Several years ago, when I started in my new position as intergovernmental relations manager for the City of Raleigh, my boss handed me a HUD Economic Development Initiative (EDI) grant for a streetscape project and told me to manage it. Having zero experience with grants management, I was tasked with working with the construction manager, who was the project lead on rebuilding the streetscape. Each quarter, the project manager of the streetscape effort was late with the details that I needed in order to complete the programmatic report. I submitted those reports to the Department of Housing and Urban Development, and I worked with the finance contact to ensure that the financial reports were submitted in a timely fashion.
My experiences with the EDI grant inspired me to make some changes in our grants management policies and procedures. I was working for a large local government with no one stewarding the grants management process. Something had to change.
I asked permission from my city manager to pull together a team to revamp and revitalize the way the city managed grants. We updated our policy (which had not been revised since 1979) and we created a grants team. We worked together to increase the number of grant dollars that we brought into the organization, gearing up to apply for competitive funding in addition to the formula funding we had won in the past.
As I was the intergovernmental relations manager, my primary goal was to bring the organization additional dollars, including ARRA stimulus funding. Back then, I didn’t have a full grasp of dependencies, but I quickly learned with the finance director and my new buddy, the fiscal grants manager, that with increased wins came increased reporting responsibilities. Our finance director knew that these reporting requirements would stress our staff resources, so we revamped our processes and created a more centralized structure so that we could gear up our grantsmanship.
A New Leaf Turned
Before any grant could be submitted in the organization, it had to come across my desk. We also developed a form that allowed us to ensure that things like the match source and other impacts to our organization as a whole were considered before allowing a department to apply for a grant. So, I went from managing my one HUD EDI grant to providing oversight for every grant application in our organization—we applied for about 30 grants per year. We put a structure in place to make sure that reporting was done correctly, especially on the ARRA grants. In 2009, the city brought in over $27.5 million in federal funding.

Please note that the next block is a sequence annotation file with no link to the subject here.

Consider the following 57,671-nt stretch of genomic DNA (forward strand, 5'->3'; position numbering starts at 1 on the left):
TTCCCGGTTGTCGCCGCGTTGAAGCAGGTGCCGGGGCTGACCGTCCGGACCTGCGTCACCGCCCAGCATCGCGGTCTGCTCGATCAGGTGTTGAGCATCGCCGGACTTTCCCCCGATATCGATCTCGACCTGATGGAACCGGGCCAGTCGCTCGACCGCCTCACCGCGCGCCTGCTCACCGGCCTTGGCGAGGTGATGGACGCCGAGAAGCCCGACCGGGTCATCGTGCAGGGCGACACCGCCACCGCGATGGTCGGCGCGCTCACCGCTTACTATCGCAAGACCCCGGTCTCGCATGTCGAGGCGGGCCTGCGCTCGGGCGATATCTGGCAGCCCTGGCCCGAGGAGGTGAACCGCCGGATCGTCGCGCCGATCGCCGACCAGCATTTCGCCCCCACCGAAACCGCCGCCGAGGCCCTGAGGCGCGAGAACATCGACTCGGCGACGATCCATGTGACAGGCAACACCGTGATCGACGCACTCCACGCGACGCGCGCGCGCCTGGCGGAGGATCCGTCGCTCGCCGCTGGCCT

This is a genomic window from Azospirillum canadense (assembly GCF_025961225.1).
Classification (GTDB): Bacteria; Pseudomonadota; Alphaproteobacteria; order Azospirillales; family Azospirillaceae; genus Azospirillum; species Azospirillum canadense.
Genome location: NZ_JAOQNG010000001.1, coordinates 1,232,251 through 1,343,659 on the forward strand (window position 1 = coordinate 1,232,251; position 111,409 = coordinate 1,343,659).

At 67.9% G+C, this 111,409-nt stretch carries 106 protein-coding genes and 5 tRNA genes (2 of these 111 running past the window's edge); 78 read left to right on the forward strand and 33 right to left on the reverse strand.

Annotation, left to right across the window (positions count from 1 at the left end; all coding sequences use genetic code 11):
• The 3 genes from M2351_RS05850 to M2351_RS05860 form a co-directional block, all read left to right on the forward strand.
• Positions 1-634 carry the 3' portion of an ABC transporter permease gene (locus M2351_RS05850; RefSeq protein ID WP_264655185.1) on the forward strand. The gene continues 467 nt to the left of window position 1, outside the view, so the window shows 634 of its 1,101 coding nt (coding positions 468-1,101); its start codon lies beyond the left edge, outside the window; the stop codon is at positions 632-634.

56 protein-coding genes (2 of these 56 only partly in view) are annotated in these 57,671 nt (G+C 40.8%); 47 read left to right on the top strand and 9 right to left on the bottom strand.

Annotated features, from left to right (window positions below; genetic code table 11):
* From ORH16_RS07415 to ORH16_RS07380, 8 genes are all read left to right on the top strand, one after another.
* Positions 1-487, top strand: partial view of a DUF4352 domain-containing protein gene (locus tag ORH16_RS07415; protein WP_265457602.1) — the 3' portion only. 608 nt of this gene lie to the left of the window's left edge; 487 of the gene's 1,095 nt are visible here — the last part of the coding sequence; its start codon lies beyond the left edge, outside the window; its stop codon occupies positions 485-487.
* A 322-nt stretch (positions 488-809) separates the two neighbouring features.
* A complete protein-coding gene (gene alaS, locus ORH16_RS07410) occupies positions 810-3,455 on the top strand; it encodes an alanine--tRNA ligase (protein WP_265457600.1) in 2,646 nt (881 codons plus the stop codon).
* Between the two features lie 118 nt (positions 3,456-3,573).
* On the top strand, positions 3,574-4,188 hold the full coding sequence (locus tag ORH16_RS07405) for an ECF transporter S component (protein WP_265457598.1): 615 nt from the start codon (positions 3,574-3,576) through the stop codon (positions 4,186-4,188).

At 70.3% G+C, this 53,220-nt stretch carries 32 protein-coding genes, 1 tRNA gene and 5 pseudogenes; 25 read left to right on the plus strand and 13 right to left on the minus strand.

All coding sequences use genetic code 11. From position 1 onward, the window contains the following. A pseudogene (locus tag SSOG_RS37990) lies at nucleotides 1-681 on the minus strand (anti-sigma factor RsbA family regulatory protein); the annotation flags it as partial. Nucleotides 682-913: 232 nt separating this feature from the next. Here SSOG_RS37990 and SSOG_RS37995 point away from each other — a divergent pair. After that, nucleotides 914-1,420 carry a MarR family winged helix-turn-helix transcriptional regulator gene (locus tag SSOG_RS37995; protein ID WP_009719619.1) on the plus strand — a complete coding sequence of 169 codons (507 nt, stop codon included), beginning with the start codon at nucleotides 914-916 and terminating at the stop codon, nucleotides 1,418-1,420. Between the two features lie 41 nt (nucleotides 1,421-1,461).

I was the point of contact for all grants. If a report was late, it was my responsibility. In order to avoid late reporting, I worked with my grants team to develop an internal review process: Before any report was submitted to the federal government, it had to be reviewed by myself and our internal review team. Each report documented the programmatic as well as the financial progress.
The results: better-trained staff members who were able to work as a cohesive grant-seeking team. Moreover, the centralized process prevented multiple departments from applying for the same grants—an issue we had faced before. The success of this reorganization allowed me to hire a contract grant writer to further build on our success.
People often say that winning the grant is the exciting part of the grants lifecycle. That's understandable. People also tend to view grants management as the homework that no one wants to do. The reason I write these articles is to help grants managers who struggle to figure out what to do next. As my experience has shown, it’s not as hard as it might seem starting out. My final piece of advice is to read everything you can get your hands on and seek professional advice on how to move the process along. Do not get stuck in analysis paralysis. Although grants management may not be intuitive, it's not rocket science. With a few good policies and procedures in place, you and your organization can accomplish much.
About the Author
Angel Wright-Lanier is the Director of Grants Management Consulting for eCivis. Before joining eCivis in 2011, she served as Intergovernmental Relations Manager for the City of Raleigh, helping to improve the city’s grants line of business and establishing policies and procedures that helped to drive the city’s grantsmanship. Her articles on grants management, parts 1 and 2, offer tips on managing the post-award phase.
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